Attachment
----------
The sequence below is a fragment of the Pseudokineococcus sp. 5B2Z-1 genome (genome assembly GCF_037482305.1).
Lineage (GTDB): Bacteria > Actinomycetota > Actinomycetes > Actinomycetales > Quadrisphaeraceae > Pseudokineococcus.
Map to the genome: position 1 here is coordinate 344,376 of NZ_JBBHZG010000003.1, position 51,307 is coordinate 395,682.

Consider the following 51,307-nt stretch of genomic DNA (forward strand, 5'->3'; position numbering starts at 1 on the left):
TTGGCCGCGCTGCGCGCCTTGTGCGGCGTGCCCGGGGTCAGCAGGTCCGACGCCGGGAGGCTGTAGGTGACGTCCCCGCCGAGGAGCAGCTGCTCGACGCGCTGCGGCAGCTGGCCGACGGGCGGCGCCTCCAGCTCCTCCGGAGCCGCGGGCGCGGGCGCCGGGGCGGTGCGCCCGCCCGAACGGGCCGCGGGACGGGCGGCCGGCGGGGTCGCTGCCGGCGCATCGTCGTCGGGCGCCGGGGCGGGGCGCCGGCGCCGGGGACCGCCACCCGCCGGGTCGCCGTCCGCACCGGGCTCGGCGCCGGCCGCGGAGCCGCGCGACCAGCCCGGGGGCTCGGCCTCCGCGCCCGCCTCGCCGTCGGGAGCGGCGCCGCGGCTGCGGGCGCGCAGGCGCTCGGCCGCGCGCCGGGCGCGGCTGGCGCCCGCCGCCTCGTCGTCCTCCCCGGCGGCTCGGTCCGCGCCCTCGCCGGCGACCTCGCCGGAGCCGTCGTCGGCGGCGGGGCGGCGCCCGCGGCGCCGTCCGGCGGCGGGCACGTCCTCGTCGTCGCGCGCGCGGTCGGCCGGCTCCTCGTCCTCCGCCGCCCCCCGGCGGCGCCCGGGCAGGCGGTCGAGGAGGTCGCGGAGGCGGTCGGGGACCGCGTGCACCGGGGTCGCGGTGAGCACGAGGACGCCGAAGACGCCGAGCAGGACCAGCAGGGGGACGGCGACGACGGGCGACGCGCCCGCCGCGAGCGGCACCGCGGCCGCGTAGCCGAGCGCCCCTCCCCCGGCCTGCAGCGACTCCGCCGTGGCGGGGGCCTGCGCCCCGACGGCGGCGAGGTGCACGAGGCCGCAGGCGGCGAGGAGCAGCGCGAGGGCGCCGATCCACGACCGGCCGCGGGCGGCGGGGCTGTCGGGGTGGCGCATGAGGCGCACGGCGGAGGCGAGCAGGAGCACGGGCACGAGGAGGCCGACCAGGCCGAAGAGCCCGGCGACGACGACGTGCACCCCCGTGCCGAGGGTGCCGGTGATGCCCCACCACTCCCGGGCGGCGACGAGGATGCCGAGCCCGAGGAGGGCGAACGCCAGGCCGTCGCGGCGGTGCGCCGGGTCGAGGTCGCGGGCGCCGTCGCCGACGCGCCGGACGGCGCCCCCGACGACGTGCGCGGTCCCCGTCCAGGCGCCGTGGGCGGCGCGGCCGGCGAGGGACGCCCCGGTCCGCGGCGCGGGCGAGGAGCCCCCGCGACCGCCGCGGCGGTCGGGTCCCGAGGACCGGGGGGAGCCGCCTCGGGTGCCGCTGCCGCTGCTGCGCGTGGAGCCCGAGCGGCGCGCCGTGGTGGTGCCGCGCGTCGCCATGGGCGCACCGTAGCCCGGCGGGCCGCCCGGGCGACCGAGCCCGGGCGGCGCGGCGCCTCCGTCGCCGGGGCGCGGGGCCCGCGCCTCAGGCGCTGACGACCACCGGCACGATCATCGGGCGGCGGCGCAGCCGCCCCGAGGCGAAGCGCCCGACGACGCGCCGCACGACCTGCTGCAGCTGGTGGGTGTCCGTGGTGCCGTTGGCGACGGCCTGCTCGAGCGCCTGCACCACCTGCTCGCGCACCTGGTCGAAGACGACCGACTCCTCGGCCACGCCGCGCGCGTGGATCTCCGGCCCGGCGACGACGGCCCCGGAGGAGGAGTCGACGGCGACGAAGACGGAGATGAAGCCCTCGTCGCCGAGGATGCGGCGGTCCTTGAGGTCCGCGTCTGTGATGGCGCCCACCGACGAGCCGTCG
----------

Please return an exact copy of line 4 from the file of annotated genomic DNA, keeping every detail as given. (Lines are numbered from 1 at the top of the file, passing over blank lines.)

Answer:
Consider the following 51,307-nt stretch of genomic DNA (forward strand, 5'->3'; position numbering starts at 1 on the left):